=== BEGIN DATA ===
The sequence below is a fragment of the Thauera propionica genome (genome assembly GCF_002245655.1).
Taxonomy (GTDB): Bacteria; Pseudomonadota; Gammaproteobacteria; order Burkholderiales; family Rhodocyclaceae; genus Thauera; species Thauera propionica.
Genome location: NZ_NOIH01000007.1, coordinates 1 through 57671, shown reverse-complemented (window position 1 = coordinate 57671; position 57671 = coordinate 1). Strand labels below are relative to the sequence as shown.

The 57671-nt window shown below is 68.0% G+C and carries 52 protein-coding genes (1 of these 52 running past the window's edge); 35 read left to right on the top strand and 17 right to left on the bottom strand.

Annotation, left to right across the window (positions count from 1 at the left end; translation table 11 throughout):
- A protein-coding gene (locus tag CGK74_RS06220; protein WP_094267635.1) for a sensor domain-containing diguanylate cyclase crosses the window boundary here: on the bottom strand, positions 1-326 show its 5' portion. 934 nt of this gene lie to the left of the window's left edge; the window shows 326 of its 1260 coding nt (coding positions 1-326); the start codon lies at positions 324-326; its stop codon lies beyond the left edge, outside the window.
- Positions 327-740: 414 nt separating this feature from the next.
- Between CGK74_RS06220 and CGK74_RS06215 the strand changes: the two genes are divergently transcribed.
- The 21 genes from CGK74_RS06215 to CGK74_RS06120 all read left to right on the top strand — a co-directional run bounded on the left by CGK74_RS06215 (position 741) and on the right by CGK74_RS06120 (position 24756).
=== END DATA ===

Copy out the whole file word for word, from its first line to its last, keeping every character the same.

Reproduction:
The sequence below is a fragment of the Thauera propionica genome (genome assembly GCF_002245655.1).
Taxonomy (GTDB): Bacteria; Pseudomonadota; Gammaproteobacteria; order Burkholderiales; family Rhodocyclaceae; genus Thauera; species Thauera propionica.
Genome location: NZ_NOIH01000007.1, coordinates 1 through 57671, shown reverse-complemented (window position 1 = coordinate 57671; position 57671 = coordinate 1). Strand labels below are relative to the sequence as shown.

The 57671-nt window shown below is 68.0% G+C and carries 52 protein-coding genes (1 of these 52 running past the window's edge); 35 read left to right on the top strand and 17 right to left on the bottom strand.

Annotation, left to right across the window (positions count from 1 at the left end; translation table 11 throughout):
- A protein-coding gene (locus tag CGK74_RS06220; protein WP_094267635.1) for a sensor domain-containing diguanylate cyclase crosses the window boundary here: on the bottom strand, positions 1-326 show its 5' portion. 934 nt of this gene lie to the left of the window's left edge; the window shows 326 of its 1260 coding nt (coding positions 1-326); the start codon lies at positions 324-326; its stop codon lies beyond the left edge, outside the window.
- Positions 327-740: 414 nt separating this feature from the next.
- Between CGK74_RS06220 and CGK74_RS06215 the strand changes: the two genes are divergently transcribed.
- The 21 genes from CGK74_RS06215 to CGK74_RS06120 all read left to right on the top strand — a co-directional run bounded on the left by CGK74_RS06215 (position 741) and on the right by CGK74_RS06120 (position 24756).